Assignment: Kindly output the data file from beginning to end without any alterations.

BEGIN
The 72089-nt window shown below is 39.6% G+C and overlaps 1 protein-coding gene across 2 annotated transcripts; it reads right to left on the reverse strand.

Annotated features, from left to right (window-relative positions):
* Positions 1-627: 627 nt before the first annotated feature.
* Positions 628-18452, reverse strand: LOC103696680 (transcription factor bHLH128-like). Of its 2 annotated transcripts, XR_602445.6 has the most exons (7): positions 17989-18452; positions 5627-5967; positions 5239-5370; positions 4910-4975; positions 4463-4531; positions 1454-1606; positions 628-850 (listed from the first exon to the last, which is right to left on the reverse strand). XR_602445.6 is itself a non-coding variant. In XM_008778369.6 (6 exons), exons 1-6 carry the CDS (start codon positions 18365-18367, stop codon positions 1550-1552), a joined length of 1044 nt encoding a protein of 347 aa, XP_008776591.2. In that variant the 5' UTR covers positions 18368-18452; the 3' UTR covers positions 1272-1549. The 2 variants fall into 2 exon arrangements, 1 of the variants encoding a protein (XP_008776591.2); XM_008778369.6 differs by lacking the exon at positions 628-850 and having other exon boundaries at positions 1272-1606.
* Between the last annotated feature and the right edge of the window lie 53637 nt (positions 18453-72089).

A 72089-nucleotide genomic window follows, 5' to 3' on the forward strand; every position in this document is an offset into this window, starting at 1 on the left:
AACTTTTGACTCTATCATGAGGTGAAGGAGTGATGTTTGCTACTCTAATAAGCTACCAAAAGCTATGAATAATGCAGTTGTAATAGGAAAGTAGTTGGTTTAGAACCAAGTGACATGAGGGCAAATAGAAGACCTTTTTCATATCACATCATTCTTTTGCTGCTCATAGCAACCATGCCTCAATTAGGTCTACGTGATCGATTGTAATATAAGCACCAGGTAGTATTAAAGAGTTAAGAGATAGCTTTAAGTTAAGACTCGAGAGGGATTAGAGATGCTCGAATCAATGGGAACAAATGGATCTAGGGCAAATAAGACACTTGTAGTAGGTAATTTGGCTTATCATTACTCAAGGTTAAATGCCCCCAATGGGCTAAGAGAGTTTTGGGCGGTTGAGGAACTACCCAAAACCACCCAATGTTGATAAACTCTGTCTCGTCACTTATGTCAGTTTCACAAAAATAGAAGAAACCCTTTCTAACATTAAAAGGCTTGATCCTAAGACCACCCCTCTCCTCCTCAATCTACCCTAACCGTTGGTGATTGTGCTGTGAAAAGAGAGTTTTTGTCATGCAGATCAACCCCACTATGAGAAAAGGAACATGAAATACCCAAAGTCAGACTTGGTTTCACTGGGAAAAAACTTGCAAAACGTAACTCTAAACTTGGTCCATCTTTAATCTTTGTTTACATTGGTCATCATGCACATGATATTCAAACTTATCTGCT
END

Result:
The 72089-nt window shown below is 39.6% G+C and overlaps 1 protein-coding gene across 2 annotated transcripts; it reads right to left on the reverse strand.

Annotated features, from left to right (window-relative positions):
* Positions 1-627: 627 nt before the first annotated feature.
* Positions 628-18452, reverse strand: LOC103696680 (transcription factor bHLH128-like). Of its 2 annotated transcripts, XR_602445.6 has the most exons (7): positions 17989-18452; positions 5627-5967; positions 5239-5370; positions 4910-4975; positions 4463-4531; positions 1454-1606; positions 628-850 (listed from the first exon to the last, which is right to left on the reverse strand). XR_602445.6 is itself a non-coding variant. In XM_008778369.6 (6 exons), exons 1-6 carry the CDS (start codon positions 18365-18367, stop codon positions 1550-1552), a joined length of 1044 nt encoding a protein of 347 aa, XP_008776591.2. In that variant the 5' UTR covers positions 18368-18452; the 3' UTR covers positions 1272-1549. The 2 variants fall into 2 exon arrangements, 1 of the variants encoding a protein (XP_008776591.2); XM_008778369.6 differs by lacking the exon at positions 628-850 and having other exon boundaries at positions 1272-1606.
* Between the last annotated feature and the right edge of the window lie 53637 nt (positions 18453-72089).

A 72089-nucleotide genomic window follows, 5' to 3' on the forward strand; every position in this document is an offset into this window, starting at 1 on the left:
AACTTTTGACTCTATCATGAGGTGAAGGAGTGATGTTTGCTACTCTAATAAGCTACCAAAAGCTATGAATAATGCAGTTGTAATAGGAAAGTAGTTGGTTTAGAACCAAGTGACATGAGGGCAAATAGAAGACCTTTTTCATATCACATCATTCTTTTGCTGCTCATAGCAACCATGCCTCAATTAGGTCTACGTGATCGATTGTAATATAAGCACCAGGTAGTATTAAAGAGTTAAGAGATAGCTTTAAGTTAAGACTCGAGAGGGATTAGAGATGCTCGAATCAATGGGAACAAATGGATCTAGGGCAAATAAGACACTTGTAGTAGGTAATTTGGCTTATCATTACTCAAGGTTAAATGCCCCCAATGGGCTAAGAGAGTTTTGGGCGGTTGAGGAACTACCCAAAACCACCCAATGTTGATAAACTCTGTCTCGTCACTTATGTCAGTTTCACAAAAATAGAAGAAACCCTTTCTAACATTAAAAGGCTTGATCCTAAGACCACCCCTCTCCTCCTCAATCTACCCTAACCGTTGGTGATTGTGCTGTGAAAAGAGAGTTTTTGTCATGCAGATCAACCCCACTATGAGAAAAGGAACATGAAATACCCAAAGTCAGACTTGGTTTCACTGGGAAAAAACTTGCAAAACGTAACTCTAAACTTGGTCCATCTTTAATCTTTGTTTACATTGGTCATCATGCACATGATATTCAAACTTATCTGCT